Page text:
This United States Court of Appeals for the Ninth Circuit decision concerns whether equal protection prohibits discrimination based on sexual orientation in jury selection. The case arose out of a claim brought by GlaxoSmithKline (GSK) against Abbott Laboratories (Abbott) relating to a licensing agreement and the pricing of HIV medications. During jury selection, Abbott used a peremptory strike against the only self-identified gay juror. The Court of Appeals held that under United States v. Windsor, 133 S. Ct. 2675 (2013), classifications based on sexual orientation are subject to heightened scrutiny. It further held that equal protection prohibits peremptory strikes based on sexual orientation. Finding that the peremptory strike at issue was based on sexual orientation, and that the exclusion of the juror was not a harmless error since a jury is necessary to resolve the case, the Court of Appeals remanded the case for a new trial.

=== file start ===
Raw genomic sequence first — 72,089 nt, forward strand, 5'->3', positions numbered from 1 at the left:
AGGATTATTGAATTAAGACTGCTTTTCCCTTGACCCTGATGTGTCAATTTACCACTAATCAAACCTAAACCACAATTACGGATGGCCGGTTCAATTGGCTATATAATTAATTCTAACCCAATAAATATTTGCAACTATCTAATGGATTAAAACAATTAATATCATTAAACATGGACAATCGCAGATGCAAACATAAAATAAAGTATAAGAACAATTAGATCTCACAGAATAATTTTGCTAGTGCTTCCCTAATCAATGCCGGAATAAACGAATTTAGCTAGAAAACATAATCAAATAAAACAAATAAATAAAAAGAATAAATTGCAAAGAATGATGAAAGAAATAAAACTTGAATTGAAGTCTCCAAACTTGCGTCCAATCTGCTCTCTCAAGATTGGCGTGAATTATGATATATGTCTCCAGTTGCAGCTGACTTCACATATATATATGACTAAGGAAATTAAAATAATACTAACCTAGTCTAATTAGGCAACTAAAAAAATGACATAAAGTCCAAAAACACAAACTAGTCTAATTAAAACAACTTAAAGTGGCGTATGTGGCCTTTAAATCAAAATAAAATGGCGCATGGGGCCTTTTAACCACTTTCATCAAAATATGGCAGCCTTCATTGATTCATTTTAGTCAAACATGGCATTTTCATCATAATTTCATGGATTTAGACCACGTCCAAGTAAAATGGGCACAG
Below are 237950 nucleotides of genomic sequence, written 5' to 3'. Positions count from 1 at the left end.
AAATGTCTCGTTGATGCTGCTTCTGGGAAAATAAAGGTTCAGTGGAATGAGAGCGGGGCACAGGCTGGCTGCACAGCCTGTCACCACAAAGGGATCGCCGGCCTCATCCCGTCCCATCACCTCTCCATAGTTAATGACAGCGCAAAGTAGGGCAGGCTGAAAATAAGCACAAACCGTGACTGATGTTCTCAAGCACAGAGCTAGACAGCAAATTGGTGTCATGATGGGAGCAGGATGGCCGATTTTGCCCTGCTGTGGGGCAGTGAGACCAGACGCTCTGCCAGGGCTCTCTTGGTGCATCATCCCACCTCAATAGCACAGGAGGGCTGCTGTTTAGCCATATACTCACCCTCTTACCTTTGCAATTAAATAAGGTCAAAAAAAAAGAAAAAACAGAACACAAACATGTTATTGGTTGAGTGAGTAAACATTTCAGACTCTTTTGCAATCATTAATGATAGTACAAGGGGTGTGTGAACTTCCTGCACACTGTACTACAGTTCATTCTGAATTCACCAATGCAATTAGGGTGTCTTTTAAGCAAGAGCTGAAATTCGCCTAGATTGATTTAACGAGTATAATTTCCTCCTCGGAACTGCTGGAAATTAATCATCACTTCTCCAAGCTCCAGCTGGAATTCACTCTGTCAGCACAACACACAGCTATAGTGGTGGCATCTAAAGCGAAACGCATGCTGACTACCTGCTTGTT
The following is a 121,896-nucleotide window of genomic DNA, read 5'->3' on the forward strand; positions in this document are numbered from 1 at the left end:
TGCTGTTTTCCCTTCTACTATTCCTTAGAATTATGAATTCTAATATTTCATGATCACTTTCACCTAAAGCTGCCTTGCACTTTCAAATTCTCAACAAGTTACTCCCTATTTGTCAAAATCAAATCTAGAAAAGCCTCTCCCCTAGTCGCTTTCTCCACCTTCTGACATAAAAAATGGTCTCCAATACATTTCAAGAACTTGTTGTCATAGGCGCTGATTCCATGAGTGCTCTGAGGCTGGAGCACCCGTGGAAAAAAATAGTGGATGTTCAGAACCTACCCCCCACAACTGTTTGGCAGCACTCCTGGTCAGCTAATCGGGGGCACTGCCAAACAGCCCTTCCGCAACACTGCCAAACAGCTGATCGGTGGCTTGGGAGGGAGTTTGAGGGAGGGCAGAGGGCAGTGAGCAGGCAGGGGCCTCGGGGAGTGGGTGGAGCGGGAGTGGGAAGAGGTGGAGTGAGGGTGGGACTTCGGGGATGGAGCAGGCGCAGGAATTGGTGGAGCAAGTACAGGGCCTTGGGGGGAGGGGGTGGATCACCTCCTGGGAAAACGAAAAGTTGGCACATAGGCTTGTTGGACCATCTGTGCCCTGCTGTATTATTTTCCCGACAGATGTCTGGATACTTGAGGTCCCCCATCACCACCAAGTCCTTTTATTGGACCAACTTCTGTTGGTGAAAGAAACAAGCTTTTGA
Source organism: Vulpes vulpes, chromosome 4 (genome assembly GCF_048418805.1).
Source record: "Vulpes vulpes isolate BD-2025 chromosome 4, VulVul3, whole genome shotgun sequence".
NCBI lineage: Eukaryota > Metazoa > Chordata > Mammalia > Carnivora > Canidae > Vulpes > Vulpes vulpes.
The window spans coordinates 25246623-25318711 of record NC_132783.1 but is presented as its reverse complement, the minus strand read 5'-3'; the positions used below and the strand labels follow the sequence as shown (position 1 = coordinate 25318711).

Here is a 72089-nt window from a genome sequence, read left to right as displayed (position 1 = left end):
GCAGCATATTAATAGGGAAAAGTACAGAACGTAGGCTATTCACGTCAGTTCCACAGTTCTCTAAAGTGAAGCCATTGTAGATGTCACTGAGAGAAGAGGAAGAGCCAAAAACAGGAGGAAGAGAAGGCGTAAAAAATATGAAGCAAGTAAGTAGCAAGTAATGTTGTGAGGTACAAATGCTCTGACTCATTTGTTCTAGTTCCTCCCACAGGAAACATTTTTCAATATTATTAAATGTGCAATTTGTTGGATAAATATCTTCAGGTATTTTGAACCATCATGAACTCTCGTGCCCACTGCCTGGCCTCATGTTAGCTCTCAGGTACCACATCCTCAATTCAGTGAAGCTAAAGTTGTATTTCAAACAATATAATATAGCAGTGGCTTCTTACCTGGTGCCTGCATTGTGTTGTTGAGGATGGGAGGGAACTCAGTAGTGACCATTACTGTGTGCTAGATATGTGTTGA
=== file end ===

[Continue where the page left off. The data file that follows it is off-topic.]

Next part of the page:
At trial, GSK raised a Batson challenge, through which a party may contest opposing counsel’s peremptory strike for being impermissibly discriminatory against certain classes of people. Based on a review of “[t]he history of exclusion of gays and lesbians from democratic institutions and the pervasiveness of stereotypes about the group,” the Court of Appeals found that Batson also applies to peremptory strikes based on sexual orientation. For a Batson challenge to succeed: 1) the challenging party must establish a prima facie case of intentional discrimination, 2) the striking party must give a nondiscriminatory reason for the strike, and 3) the court must determine, on the basis of the record, whether the challenging party has shown purposeful discrimination. The Court of Appeals determined that GSK established a prima facie case of intentional discrimination because, among other reasons, the stricken juror was “the only juror to have identified himself as gay on the record, and the subject matter of the litigation presented an issue of consequence to the gay community.” It further found that the striking counsel failed to give a nondiscriminatory reason for the strike, and that its denial that it knew the juror was gay was demonstrably untrue from the record. Finally, on the basis of the record, the Court of Appeals determined that the district judge should have concluded that the strike was impermissible on the basis of the juror’s sexual orientation. As stated above, because a jury was necessary to resolve the case, the exclusion of the juror in violation of Batson warranted a new trial.